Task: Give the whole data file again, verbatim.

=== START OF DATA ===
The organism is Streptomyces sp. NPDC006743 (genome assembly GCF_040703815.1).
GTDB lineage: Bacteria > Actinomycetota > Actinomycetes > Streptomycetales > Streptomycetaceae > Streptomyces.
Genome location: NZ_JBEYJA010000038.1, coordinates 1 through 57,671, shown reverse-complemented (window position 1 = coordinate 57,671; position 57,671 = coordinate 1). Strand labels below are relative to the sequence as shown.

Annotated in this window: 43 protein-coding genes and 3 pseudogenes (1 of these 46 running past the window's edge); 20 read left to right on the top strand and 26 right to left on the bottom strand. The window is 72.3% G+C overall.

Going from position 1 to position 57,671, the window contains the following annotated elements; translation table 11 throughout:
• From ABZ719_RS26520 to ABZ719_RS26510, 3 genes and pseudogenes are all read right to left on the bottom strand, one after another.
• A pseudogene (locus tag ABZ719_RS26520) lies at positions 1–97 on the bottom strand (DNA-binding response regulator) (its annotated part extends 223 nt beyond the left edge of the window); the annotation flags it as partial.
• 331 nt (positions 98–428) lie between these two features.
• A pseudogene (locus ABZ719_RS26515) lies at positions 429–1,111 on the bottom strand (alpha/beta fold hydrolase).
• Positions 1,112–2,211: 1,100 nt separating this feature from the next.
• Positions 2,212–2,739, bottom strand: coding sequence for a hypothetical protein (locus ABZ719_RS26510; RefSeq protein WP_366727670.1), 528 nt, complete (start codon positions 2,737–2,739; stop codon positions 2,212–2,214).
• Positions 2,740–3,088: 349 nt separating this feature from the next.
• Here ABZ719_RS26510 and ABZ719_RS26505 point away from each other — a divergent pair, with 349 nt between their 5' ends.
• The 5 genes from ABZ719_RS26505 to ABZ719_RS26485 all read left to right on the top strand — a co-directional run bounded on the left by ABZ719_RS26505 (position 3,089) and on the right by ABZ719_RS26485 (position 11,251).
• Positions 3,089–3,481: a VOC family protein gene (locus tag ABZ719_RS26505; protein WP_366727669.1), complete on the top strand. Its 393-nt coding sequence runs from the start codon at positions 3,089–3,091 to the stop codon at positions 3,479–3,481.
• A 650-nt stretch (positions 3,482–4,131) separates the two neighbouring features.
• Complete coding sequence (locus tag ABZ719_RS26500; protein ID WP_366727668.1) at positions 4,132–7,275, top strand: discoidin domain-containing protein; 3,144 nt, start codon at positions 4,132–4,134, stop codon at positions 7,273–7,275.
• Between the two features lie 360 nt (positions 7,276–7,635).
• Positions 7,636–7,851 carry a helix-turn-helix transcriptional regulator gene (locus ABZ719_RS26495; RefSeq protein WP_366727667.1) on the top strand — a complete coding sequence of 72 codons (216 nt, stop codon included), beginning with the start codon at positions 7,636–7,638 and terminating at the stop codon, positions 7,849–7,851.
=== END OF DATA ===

The organism is Streptomyces sp. NPDC006743 (genome assembly GCF_040703815.1).
GTDB lineage: Bacteria > Actinomycetota > Actinomycetes > Streptomycetales > Streptomycetaceae > Streptomyces.
Genome location: NZ_JBEYJA010000038.1, coordinates 1 through 57,671, shown reverse-complemented (window position 1 = coordinate 57,671; position 57,671 = coordinate 1). Strand labels below are relative to the sequence as shown.

Annotated in this window: 43 protein-coding genes and 3 pseudogenes (1 of these 46 running past the window's edge); 20 read left to right on the top strand and 26 right to left on the bottom strand. The window is 72.3% G+C overall.

Going from position 1 to position 57,671, the window contains the following annotated elements; translation table 11 throughout:
• From ABZ719_RS26520 to ABZ719_RS26510, 3 genes and pseudogenes are all read right to left on the bottom strand, one after another.
• A pseudogene (locus tag ABZ719_RS26520) lies at positions 1–97 on the bottom strand (DNA-binding response regulator) (its annotated part extends 223 nt beyond the left edge of the window); the annotation flags it as partial.
• 331 nt (positions 98–428) lie between these two features.
• A pseudogene (locus ABZ719_RS26515) lies at positions 429–1,111 on the bottom strand (alpha/beta fold hydrolase).
• Positions 1,112–2,211: 1,100 nt separating this feature from the next.
• Positions 2,212–2,739, bottom strand: coding sequence for a hypothetical protein (locus ABZ719_RS26510; RefSeq protein WP_366727670.1), 528 nt, complete (start codon positions 2,737–2,739; stop codon positions 2,212–2,214).
• Positions 2,740–3,088: 349 nt separating this feature from the next.
• Here ABZ719_RS26510 and ABZ719_RS26505 point away from each other — a divergent pair, with 349 nt between their 5' ends.
• The 5 genes from ABZ719_RS26505 to ABZ719_RS26485 all read left to right on the top strand — a co-directional run bounded on the left by ABZ719_RS26505 (position 3,089) and on the right by ABZ719_RS26485 (position 11,251).
• Positions 3,089–3,481: a VOC family protein gene (locus tag ABZ719_RS26505; protein WP_366727669.1), complete on the top strand. Its 393-nt coding sequence runs from the start codon at positions 3,089–3,091 to the stop codon at positions 3,479–3,481.
• A 650-nt stretch (positions 3,482–4,131) separates the two neighbouring features.
• Complete coding sequence (locus tag ABZ719_RS26500; protein ID WP_366727668.1) at positions 4,132–7,275, top strand: discoidin domain-containing protein; 3,144 nt, start codon at positions 4,132–4,134, stop codon at positions 7,273–7,275.
• Between the two features lie 360 nt (positions 7,276–7,635).
• Positions 7,636–7,851 carry a helix-turn-helix transcriptional regulator gene (locus ABZ719_RS26495; RefSeq protein WP_366727667.1) on the top strand — a complete coding sequence of 72 codons (216 nt, stop codon included), beginning with the start codon at positions 7,636–7,638 and terminating at the stop codon, positions 7,849–7,851.